Would it be wise of Major League Baseball and the Chicago Cubs to reach out to Steve Bartman so he can throw the ceremonial first pitch in Game 3 of the World Series? No, and it’s not very realistic for anyone to have those expectations, either.
Cleveland Indians second baseman Jason Kipnis‘ heart may be in the right place, as are his intentions in wanting the infamous Steve Bartman to once again reappear in the public eye, but his expectations are unrealistic. The World Series heads back to Wrigley Field on Friday evening in Chicago, with the series tied at one apiece.
Kipnis, as mentioned in the FOX article, grew up a Cubs fan and lived in Bartman’s neighborhood. He saw firsthand the affect it had on the lifelong Cubs fan — everything from police details outside his home to misplaced verbal threats from enraged Cubs fans.
It could carry with it the potential for a beautiful moment shared by an international television audience and the Wrigley faithful, but it could also further harm Bartman’s image in the media. The Chicago Cubs have not won anything yet, except for a National League Championship Series.
And that’s not to take anything away from them. It was a huge hurdle for the franchise to get over, but it’s the World Series drought dating back to 1908 that is truly under the microscope now.
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After a poor showing by the Cubs in Game 1 at Progressive Field in which they were shutout 6-0 and struck out 15 times, Chicago heads home to Wrigley having evened the series with a 5-1 win on Wednesday night, thanks in large part to a strong outing by Jake Arrieta in Game 2.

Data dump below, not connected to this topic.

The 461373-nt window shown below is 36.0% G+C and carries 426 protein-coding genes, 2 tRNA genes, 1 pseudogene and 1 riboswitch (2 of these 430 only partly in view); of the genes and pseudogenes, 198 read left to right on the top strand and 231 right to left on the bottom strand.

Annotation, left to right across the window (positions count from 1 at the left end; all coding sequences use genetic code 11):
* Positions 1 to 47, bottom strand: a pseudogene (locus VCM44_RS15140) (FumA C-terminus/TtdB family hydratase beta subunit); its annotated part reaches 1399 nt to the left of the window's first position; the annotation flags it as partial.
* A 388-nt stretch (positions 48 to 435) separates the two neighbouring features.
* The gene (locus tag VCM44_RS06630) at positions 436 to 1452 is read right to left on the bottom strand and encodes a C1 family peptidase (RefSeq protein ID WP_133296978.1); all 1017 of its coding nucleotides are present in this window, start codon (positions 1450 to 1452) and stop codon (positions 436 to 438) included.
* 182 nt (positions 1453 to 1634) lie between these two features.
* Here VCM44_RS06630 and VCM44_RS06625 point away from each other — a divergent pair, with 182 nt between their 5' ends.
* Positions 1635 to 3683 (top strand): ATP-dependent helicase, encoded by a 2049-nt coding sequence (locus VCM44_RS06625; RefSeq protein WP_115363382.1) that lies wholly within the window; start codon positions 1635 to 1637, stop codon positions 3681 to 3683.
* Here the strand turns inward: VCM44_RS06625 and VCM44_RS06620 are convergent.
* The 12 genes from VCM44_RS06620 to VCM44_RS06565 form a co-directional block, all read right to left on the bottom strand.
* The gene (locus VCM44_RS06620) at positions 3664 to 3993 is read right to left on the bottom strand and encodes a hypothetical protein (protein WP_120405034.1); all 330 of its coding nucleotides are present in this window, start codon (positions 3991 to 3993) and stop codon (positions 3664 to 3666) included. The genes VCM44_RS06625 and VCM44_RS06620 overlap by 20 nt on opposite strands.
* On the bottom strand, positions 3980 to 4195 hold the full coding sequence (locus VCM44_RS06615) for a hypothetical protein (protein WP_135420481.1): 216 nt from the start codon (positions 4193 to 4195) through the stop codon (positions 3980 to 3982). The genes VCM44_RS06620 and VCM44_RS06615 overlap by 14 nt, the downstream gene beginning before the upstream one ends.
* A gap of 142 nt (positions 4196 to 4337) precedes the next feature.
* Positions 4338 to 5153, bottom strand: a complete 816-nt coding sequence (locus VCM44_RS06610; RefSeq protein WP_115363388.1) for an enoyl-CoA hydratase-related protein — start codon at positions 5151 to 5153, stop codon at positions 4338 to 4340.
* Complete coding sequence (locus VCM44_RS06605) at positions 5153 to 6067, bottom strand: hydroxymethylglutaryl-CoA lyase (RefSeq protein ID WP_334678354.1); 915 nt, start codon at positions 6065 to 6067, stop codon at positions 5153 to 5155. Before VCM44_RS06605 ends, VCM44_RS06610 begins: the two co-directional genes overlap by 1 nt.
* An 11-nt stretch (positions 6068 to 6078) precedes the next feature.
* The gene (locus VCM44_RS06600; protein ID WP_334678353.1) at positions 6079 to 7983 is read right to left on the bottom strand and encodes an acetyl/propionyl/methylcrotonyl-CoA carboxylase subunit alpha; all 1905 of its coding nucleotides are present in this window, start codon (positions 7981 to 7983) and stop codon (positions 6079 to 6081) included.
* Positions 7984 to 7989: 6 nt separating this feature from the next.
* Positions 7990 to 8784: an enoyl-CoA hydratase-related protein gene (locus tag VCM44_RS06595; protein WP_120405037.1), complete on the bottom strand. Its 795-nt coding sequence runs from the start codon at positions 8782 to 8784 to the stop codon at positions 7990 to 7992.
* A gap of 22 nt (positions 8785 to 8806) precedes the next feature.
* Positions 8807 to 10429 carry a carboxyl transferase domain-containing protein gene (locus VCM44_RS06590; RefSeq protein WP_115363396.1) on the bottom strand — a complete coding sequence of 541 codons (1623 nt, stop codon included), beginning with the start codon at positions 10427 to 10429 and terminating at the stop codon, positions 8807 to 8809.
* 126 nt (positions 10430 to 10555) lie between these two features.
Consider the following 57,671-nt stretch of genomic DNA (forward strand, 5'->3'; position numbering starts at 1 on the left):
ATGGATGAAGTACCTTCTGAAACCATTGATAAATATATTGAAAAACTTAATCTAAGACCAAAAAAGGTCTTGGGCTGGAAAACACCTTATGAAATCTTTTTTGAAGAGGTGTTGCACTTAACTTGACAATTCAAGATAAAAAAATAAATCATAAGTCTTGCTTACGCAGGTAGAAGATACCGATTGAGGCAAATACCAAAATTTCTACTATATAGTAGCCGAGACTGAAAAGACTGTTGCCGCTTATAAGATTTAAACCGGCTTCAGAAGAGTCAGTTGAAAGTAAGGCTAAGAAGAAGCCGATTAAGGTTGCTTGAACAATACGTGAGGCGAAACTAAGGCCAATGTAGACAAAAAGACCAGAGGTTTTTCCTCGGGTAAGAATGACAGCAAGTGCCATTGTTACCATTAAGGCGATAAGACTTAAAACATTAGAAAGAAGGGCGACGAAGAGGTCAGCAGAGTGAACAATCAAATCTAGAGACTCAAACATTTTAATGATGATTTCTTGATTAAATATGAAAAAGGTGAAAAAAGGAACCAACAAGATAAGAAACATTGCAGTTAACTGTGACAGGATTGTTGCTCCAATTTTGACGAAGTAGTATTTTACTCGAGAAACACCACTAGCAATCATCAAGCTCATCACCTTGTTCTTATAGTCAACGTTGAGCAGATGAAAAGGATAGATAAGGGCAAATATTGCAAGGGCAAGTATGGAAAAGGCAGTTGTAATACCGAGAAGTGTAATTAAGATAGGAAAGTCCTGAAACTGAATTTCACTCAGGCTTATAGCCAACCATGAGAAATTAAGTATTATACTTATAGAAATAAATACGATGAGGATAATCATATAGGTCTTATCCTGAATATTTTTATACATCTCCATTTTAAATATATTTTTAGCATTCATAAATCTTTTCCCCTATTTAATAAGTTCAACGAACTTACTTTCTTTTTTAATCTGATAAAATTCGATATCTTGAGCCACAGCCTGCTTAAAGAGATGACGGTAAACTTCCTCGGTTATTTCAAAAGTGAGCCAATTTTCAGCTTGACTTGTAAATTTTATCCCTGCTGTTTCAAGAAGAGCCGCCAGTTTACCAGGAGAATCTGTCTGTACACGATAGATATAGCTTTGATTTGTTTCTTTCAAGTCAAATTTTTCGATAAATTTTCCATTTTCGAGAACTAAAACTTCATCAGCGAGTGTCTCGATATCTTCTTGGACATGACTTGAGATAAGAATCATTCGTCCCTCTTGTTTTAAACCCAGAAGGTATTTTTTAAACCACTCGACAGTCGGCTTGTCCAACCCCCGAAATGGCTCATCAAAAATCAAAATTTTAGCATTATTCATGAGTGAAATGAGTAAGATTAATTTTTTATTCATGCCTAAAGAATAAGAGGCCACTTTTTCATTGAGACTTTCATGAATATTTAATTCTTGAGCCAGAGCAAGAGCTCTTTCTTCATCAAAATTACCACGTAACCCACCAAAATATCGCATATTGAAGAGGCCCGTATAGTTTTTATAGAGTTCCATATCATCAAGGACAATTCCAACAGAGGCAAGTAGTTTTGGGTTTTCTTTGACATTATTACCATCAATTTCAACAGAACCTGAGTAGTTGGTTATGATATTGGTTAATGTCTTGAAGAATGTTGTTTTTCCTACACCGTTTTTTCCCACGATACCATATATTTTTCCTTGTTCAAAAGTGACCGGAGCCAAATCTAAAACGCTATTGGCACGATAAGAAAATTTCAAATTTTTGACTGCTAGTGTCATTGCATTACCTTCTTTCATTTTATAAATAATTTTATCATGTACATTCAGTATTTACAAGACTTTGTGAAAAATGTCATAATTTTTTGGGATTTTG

For Kipnis to think calling on Bartman in Game 3 would be full of warm fuzzy moments might not be true. Surely if he did appear to throw the ceremonial pitch and the Cubs ended up losing the World Series or even that game, the media and fans would likely spin a new curse storyline out of that.
It’s the last thing the city of Chicago or Bartman himself would want. Instead, Bartman will cheer for his Cubs in isolation as he has done for the last decade plus.
As per one of Bartman’s close confidants, Frank Murtha, was recently quoted when speaking to USA Today, saying:
"‘[Steve] just wants everybody, moving forward, to respect his privacy and let his life continue to unfold as the grand plan has it. Unimpeded by things that … have been blown out of proportion. Steve became the perfect cover for bad baseball and bad managing of baseball. It’s safe to say Steve will not be in attendance.’"
Unless this is a cover by Murtha to hide a huge publicity stunt by the Chicago Cubs in which all in attendance at Wrigley Field and watching from their televisions could experience one of the more interesting moments in baseball’s 21st century as Bartman takes the mound shortly before opening pitch on Friday, Jason Kipnis can lay his wish to rest.
Assuredly, the aforementioned will not be happening. The Chicago Cubs are focused on winning their first World Series in over 100 years. They don’t want to concern or distract the organization with sideshows pertaining to fans and the media.
Bartman will be cheering for the Cubs, and Chicago will be trying to win for Bartman and the millions of other Cubs faithful across the world. Kipnis should be focused on baseball and potentially bringing the same experience to Indians fans, not the circus surrounding events from 2003.